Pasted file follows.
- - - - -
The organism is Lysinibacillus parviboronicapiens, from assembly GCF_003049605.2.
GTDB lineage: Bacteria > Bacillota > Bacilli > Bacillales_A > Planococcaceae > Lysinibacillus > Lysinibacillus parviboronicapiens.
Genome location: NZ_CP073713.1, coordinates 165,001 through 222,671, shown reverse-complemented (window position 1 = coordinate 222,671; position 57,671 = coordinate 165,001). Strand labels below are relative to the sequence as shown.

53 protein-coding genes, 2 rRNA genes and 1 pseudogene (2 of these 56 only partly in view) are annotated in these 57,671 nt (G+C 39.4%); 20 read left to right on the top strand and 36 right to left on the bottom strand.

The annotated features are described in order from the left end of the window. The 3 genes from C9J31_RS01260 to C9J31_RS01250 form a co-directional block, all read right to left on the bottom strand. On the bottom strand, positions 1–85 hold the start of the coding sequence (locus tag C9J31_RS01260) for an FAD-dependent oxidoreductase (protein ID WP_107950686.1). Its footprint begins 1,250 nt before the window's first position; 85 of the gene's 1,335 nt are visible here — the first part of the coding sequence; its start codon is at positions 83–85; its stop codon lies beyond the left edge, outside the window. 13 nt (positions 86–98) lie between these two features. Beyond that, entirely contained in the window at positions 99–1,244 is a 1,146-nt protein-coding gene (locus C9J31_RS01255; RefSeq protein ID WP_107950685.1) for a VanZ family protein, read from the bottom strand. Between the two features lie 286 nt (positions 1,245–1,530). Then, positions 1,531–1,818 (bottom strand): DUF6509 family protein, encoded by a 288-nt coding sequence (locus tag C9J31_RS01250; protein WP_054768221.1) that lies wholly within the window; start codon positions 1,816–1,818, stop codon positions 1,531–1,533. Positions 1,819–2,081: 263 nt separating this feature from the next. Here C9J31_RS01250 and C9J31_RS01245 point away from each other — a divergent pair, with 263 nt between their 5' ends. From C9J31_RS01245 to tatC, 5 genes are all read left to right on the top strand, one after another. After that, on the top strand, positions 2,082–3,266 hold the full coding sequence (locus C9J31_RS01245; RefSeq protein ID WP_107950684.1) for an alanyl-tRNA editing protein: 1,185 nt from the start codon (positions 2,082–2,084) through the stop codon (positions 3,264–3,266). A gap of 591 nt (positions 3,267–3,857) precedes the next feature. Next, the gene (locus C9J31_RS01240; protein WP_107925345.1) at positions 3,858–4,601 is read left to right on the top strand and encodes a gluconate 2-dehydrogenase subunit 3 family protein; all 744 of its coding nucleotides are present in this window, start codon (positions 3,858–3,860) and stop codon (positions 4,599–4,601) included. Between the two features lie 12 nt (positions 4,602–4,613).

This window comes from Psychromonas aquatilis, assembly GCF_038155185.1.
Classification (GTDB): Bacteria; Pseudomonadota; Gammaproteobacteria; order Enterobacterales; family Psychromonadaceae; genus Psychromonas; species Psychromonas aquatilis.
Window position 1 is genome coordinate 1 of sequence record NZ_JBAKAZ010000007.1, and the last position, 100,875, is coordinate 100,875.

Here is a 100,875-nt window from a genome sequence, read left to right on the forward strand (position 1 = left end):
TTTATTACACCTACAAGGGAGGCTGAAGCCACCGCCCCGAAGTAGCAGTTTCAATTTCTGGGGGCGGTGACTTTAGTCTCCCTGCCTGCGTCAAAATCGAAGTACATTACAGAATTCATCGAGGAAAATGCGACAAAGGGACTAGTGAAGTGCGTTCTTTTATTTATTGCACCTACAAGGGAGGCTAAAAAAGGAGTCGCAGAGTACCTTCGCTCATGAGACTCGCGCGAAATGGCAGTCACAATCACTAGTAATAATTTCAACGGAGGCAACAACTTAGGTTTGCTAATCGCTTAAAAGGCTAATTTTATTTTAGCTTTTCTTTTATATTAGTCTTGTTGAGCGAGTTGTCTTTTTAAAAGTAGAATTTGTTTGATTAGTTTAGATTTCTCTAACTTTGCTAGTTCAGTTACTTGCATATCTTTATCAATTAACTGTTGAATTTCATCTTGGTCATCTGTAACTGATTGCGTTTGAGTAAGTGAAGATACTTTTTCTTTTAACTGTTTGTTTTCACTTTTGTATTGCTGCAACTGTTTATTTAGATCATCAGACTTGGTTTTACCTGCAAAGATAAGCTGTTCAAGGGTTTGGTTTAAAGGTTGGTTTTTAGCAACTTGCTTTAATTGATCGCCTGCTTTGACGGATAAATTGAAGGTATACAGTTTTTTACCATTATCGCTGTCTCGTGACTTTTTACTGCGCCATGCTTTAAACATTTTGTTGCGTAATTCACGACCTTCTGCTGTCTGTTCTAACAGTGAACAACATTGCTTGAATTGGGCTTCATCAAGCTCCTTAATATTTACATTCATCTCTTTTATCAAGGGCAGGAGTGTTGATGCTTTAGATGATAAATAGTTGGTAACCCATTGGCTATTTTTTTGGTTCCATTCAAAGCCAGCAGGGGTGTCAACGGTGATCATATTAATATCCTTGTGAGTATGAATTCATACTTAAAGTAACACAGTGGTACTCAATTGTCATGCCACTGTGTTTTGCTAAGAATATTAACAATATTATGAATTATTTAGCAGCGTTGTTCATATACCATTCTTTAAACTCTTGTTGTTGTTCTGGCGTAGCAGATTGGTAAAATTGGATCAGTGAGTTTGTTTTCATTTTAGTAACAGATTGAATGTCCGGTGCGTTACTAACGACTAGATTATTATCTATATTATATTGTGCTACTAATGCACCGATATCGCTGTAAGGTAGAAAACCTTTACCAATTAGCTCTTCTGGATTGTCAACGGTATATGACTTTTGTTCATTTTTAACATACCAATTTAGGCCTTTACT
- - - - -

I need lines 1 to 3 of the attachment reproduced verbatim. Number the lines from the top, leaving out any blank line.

The organism is Lysinibacillus parviboronicapiens, from assembly GCF_003049605.2.
GTDB lineage: Bacteria > Bacillota > Bacilli > Bacillales_A > Planococcaceae > Lysinibacillus > Lysinibacillus parviboronicapiens.
Genome location: NZ_CP073713.1, coordinates 165,001 through 222,671, shown reverse-complemented (window position 1 = coordinate 222,671; position 57,671 = coordinate 165,001). Strand labels below are relative to the sequence as shown.